Another very interesting film will be Discovering Forrester in 2000, by Gus Van Sant.
He retired in 2003, as admitted by himself, also and above all due to the bad experience in the film The legend of extraordinary men .
Sean Connery has always been very reserved, only the main facts are known about his private life. He was married to the Australian actress Diane Cilento, with whom he had a son, Jason, while he later remarried to the painter Micheline Roquebrune, who remained his wife until her death. His commitment to his country of origin, Scotland, is also particularly significant.
Sean Connery passed away on October 31, 2020, at the age of 90, when he was in Nassau, at his residence in the Bahamas. It was the same family who announced his passing. The son, Jason, said he hadn’t been well for some time. The same wife had previously made it known that he was suffering from senile dementia.
Film Sean Connery
We leave you to the complete filmography of Sean Connery, in alphabetical order:
- The Arms of the King (Lilacs in the Spring), by Herbert Wilcox (1954) – uncredited
- Club di gangsters (No Road Back), regia di Montgomery Tully (1957)
- Hell Drivers, by Cy Endfield (1957)
- Time Lock, by Gerald Thomas (1957)
- Action of the Tiger, directed by Terence Young (1957)
- Ecstasy of Love – Operation Love (Another Time, Another Place), directed by Lewis Allen (1958)
- Titanic, latitude 41 north (A Night to Remember), directed by Roy Ward Baker (1958) – uncredited
- Darby O’Gill and the Little People, directed by Robert Stevenson (1959)
- Tarzan’s Greatest Adventure, by John Guillermin (1959)
- Scotland Yard homicide sections (The Frightened City), by John Lemont (1961)
- A 077, from France without love (On the Fiddle), by Cyril Frankel (1961)
- The Longest Day, by Ken Annakin (1962)
- Agent 007 – License to Kill (Dr. No), directed by Terence Young (1962)
- A 007, dalla Russia con amore (From Russia with Love), directed by Terence Young (1963)
- Woman of Straw, by Basil Dearden (1964)
- Marnie, regia in Alfred Hitchcock (1964)
- Agent 007 – Goldfinger Mission (Goldfinger), directed by Guy Hamilton (1964)
- The Hill, directed by Sidney Lumet (1965)
- Agent 007 – Thunderball (Thunderball), directed by Terence Young (1965)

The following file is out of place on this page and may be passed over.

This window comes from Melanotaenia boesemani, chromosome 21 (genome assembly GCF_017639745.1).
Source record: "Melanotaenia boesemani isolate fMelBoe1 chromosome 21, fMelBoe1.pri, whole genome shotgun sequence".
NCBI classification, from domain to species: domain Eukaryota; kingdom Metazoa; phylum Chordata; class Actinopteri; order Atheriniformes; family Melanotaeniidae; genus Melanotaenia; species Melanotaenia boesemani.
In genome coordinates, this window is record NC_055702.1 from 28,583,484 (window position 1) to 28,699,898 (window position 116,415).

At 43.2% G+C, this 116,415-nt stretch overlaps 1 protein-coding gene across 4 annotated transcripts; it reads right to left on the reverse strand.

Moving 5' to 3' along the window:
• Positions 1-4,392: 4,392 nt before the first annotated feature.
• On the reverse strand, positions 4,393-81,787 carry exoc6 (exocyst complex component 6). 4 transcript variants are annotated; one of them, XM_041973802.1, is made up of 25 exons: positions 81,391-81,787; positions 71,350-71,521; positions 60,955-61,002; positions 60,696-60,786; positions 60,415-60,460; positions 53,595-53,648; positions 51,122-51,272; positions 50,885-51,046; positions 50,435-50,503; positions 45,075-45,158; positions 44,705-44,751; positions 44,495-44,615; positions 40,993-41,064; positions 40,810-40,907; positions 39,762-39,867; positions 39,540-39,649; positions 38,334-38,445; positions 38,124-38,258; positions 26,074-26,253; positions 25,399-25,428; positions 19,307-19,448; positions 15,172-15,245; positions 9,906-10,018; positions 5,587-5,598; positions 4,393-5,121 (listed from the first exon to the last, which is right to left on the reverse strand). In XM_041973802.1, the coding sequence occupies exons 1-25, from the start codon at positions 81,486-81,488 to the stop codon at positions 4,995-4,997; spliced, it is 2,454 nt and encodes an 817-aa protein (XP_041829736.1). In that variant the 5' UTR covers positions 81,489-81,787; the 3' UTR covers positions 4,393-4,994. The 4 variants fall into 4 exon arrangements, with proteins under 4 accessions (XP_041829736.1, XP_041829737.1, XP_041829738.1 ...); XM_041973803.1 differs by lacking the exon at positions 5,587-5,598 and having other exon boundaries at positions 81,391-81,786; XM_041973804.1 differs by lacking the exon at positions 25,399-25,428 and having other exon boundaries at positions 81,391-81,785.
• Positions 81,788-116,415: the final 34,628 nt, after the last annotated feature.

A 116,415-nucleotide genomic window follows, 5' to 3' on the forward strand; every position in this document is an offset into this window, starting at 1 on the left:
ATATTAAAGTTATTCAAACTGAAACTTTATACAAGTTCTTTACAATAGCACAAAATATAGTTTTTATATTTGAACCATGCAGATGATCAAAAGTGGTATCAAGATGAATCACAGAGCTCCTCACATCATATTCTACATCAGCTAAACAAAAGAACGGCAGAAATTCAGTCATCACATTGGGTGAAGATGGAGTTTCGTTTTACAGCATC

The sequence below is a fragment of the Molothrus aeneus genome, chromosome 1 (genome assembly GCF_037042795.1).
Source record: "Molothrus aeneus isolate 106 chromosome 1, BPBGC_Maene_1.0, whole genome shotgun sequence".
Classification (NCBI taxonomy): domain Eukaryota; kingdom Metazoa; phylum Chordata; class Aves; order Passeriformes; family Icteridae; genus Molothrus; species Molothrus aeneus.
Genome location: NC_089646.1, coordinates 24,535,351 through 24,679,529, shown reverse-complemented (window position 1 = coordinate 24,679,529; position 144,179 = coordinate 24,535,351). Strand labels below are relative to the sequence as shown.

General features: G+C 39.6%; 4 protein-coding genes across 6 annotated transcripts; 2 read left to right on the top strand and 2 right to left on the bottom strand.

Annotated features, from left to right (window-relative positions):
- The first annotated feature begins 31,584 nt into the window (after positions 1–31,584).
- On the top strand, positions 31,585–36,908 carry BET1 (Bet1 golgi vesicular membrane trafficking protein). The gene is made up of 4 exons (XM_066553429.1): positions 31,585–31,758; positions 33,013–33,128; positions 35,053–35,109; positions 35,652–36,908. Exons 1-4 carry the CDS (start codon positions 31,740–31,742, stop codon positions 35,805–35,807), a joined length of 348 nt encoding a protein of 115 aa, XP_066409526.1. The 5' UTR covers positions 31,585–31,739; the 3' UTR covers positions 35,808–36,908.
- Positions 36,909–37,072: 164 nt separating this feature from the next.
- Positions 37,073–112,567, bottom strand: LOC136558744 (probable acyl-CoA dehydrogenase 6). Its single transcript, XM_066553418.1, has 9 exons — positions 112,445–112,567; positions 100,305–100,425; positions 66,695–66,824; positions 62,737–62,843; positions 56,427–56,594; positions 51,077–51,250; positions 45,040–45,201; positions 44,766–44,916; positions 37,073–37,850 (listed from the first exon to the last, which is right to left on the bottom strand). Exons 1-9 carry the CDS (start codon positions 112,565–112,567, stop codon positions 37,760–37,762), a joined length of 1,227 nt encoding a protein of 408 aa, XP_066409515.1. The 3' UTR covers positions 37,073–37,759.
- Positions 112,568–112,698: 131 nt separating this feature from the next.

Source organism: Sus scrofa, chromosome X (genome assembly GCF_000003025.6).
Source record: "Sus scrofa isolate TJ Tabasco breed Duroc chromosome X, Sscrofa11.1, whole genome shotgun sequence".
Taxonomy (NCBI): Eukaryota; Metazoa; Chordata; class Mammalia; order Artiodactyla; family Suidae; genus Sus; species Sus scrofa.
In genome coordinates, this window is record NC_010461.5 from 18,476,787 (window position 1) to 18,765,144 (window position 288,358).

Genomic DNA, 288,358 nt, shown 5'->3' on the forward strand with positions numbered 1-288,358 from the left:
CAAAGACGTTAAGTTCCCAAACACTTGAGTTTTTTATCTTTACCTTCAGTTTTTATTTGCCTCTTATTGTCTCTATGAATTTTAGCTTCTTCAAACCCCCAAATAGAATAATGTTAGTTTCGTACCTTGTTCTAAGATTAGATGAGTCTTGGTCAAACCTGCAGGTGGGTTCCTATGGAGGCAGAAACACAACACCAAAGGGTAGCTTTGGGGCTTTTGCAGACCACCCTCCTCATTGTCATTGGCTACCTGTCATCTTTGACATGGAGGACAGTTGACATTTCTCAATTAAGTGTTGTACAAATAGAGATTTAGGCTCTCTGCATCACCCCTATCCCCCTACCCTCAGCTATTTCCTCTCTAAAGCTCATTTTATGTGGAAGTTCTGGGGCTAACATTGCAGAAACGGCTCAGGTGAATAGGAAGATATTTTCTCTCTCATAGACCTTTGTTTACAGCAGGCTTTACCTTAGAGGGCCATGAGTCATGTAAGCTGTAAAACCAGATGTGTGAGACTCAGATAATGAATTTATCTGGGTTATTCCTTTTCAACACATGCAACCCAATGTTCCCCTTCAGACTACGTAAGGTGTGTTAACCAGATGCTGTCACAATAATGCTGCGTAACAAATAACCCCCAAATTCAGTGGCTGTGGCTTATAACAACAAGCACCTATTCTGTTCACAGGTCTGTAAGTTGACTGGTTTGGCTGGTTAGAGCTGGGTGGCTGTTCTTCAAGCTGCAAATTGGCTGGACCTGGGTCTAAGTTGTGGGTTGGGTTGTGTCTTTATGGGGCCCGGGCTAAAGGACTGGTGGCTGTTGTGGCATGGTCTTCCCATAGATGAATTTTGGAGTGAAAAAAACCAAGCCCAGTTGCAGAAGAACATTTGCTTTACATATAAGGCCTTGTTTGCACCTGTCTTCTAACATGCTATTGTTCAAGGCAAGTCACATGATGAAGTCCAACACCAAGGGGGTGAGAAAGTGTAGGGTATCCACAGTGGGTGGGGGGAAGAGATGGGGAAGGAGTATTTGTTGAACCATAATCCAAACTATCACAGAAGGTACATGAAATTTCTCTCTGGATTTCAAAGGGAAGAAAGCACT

- A Fine Madness, directed by Irvin Kershner (1966)
- A New World, directed by Vittorio De Sica (1966) – uncredited
- Agent 007 – You Only Live Twice, directed by Lewis Gilbert (1967)
- Shalako, regia di Edward Dmytryk (1968)
- La tenda rossa (Krasnaya palatka), regia di Mikheil Kalatozishvili (1969)
- The Molly Maguires, by Martin Ritt (1970)
- Rapina record a New York (The Anderson Tapes), regia di Sidney Lumet (1971)
- Agent 007 – Diamonds Are Forever, directed by Guy Hamilton (1971)
- Reflections in a Dark Mirror (The Offence), by Sidney Lumet (1972)
- Zardoz, by John Boorman (1974)
- Ransom – State of Emergency for a Kidnapping (Ransom), directed by Nils Tahivik (1974)
- Murder on the Orient Express, by Sidney Lumet (1974)
- The Wind and the Lion, by John Milius (1975)
- The Man Who Would Be King, by John Huston (1975)
- Robin and Marian, by Richard Lester (1976)
- The Next Man, by Richard C. Sarafian (1976)
- That Last Bridge (A Bridge Too Far), directed by Richard Attenborough (1977)
- 1855 – The First Great Train Robbery, directed by Michael Crichton (1979)
- Meteor, directed by Ronald Neame (1979)
- Cuba, by Richard Lester (1979)
- Atmosphere Zero (Outland), by Peter Hyams (1981)
- Time Bandits, by Terry Gilliam (1981)
- Wrong Is Right, by Richard Brooks (1982)
- Five Days One Summer, directed by Fred Zinnemann (1982)
- Never Say Never Again, directed by Irvin Kershner (1983)
- Sword of the Valiant – The Legend of Sir Gawain and the Green Knight, regia di Stephen Weeks (1984)
- Highlander – The Last Immortal (Highlander), directed by Russell Mulcahy (1986)
- The Name of the Rose, by Jean-Jacques Annaud (1986)
- The Untouchables – Gli untouchables (The Untouchables), directed by Brian De Palma (1987)
- The Presidio – Scene of a Crime (The Presidio), directed by Peter Hyams (1988)
- Discovering Papa (Memories of me), directed by Henry Winkler (1988) – uncredited
- Indiana Jones and the Last Crusade, by Steven Spielberg (1989)
- Family Business, directed by Sidney Lumet (1989)
- The Hunt for Red October, by John McTiernan (1990)
- La casa Russia (The Russia House), directed by Fred Schepisi (1990)
- Highlander II – The Return (Highlander II: The Quickening), directed by Russell Mulcahy (1991)
- Robin Hood – Prince of Thieves (Robin Hood: Prince of Thieves), directed by Kevin Reynolds (1991)
- Mato Grosso (The Medicine Man), by John McTiernan (1992)
- Sol levante (Rising Sun), regia di Philip Kaufman (1993)
- In Search of the Sorcerer (A Good Man in Africa), by Bruce Beresford (1994)
- Just Cause, by Arne Glimcher (1995)
- First Knight, by Jerry Zucker (1995)
- The Rock, regia at Michael Bay (1996)
- The Avengers – Special Agents (The Avengers), by Jeremiah S. Chechik (1998)
- Playing by Heart, by Willard Carrol (1998)
- Entrapment, by Jon Amiel (1999)
- Finding Forrester, directed by Gus Van Sant (2000)
- The League of Extraordinary Gentlemen, by Stephen Norrington (2003)